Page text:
Avoiding bias in hiring helps companies build more diverse teams and reduces the risk of costly discrimination lawsuits.

Unconscious bias occurs when recruiters, reviewers or decision-makers make choices based on expectations or stereotypes that don't exist - such as when an outstanding employee recently left and you expect their replacement to resemble them in every way; this phenomenon is known as expectation anchor bias - it can become an issue in the workplace if it stops you from selecting the most qualified candidate for each role; eliminating bias can foster better workplace culture while simultaneously increasing productivity.

4. Ask Questions That Are Relevant to the Job

Bias can arise when interviewers and decision-makers focus on non-related personal qualities of candidates during an interview or decision process, such as physical attractiveness or attending the same school. This kind of bias, known as affinity bias, can result in an incorrect assessment of an applicant's abilities.

To eliminate bias, the initial screening process should be "blind," meaning resumes should be stripped of their identifying information so hiring teams can assess candidates based on their qualifications alone. Doing this also helps avoid recency bias which occurs when those interviewed most recently tend to be given preference.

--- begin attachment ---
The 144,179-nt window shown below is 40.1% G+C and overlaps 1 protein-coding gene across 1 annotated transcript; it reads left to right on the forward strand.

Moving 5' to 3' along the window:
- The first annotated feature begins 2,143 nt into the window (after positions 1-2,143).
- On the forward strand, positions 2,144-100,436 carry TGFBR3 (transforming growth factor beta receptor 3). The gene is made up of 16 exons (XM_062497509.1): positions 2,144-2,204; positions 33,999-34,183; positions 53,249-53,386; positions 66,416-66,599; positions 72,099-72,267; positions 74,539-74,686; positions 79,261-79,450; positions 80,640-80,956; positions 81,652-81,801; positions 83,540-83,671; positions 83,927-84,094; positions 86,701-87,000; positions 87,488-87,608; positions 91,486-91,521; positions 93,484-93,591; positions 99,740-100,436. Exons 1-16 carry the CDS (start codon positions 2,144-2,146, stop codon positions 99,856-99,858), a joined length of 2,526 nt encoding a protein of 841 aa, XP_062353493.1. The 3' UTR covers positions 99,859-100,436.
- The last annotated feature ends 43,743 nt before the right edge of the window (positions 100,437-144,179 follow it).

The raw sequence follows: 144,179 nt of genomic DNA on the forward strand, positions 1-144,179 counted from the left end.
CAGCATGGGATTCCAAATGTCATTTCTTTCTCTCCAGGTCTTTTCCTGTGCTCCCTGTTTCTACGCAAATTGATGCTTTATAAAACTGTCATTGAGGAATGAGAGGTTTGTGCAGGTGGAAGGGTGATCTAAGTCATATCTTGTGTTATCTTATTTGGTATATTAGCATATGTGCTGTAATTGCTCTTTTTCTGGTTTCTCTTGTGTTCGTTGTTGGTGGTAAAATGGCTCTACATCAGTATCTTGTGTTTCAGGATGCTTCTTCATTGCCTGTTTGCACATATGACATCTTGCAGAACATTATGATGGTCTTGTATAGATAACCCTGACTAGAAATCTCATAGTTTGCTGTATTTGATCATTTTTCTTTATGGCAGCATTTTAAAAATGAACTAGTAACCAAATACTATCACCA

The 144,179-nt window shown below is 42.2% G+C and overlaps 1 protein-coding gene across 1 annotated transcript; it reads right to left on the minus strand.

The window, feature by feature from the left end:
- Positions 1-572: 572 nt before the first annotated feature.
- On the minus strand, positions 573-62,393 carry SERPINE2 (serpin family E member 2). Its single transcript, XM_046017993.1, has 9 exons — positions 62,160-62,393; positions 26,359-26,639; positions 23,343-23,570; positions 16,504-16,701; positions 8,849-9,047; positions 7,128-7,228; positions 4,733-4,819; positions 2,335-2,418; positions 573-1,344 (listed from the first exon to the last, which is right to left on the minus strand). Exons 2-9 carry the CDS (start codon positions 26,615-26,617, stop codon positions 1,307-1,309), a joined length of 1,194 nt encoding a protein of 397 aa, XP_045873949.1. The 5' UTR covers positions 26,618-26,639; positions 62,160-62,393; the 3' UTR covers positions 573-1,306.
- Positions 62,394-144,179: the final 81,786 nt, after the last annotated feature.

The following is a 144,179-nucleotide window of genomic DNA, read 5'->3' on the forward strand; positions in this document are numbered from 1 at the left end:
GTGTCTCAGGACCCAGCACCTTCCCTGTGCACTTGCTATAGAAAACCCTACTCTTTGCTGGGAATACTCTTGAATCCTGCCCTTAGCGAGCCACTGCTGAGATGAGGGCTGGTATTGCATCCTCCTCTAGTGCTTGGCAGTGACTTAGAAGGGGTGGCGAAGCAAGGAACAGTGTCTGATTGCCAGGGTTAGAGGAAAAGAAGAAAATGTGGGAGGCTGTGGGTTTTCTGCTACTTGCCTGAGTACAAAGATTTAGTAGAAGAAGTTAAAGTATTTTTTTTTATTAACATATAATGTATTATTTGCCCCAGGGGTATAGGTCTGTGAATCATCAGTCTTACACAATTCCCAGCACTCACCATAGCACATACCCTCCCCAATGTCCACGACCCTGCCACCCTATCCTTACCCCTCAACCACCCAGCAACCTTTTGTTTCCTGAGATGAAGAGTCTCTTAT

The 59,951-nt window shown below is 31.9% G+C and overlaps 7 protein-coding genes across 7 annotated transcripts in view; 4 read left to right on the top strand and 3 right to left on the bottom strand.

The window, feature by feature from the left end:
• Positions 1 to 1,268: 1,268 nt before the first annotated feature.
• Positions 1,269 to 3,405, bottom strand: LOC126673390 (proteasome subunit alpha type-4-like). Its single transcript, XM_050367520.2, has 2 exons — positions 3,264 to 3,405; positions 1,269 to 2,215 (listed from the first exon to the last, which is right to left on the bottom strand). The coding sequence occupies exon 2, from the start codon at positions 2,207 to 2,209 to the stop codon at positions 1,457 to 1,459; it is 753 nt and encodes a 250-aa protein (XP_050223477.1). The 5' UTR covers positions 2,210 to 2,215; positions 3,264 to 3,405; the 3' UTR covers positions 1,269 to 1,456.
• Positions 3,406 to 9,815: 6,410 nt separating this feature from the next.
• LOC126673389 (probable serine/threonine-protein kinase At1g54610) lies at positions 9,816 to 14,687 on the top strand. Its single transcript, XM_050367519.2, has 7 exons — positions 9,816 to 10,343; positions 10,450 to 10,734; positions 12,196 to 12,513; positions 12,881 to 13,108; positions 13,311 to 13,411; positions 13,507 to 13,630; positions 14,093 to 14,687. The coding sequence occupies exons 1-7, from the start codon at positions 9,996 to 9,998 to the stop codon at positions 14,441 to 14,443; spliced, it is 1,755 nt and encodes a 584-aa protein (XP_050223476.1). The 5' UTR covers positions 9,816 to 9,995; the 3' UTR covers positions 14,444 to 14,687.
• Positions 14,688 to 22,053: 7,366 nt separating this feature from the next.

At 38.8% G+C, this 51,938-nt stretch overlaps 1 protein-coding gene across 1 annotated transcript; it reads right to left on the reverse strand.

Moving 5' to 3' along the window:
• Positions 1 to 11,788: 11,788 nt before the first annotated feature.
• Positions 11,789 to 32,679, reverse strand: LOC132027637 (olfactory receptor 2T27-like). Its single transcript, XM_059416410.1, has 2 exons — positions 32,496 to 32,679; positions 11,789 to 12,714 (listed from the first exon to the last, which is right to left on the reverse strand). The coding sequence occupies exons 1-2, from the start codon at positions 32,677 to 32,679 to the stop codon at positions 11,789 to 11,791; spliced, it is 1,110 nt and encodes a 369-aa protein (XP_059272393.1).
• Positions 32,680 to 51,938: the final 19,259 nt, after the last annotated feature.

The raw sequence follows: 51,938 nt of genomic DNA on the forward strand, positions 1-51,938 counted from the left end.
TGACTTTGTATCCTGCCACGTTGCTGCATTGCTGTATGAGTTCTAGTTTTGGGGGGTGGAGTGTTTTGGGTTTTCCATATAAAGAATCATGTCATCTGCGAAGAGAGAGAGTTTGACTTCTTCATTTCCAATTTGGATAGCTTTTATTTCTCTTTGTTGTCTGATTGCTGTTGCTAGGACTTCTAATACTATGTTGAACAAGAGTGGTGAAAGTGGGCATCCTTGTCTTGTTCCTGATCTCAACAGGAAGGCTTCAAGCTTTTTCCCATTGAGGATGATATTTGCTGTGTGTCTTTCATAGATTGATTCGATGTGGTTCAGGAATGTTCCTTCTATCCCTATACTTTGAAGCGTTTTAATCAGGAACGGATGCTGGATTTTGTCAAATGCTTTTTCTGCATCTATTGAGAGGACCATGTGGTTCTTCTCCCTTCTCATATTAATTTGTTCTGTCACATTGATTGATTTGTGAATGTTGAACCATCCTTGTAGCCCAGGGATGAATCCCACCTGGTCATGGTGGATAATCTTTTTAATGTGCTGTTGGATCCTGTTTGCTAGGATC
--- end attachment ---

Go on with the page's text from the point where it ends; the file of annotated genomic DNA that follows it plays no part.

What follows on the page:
Asking applicants to submit work samples can be an effective way of combatting unconscious bias during interviews. For example, asking an engineer to write some code, copywriter to create a blog post, and social media manager to develop strategy are all examples of work samples that may help mitigate unconscious bias during an interview process. Skills tests also play a vital role in combatting unconscious bias as they allow applicants to demonstrate their abilities unpremeditatedly.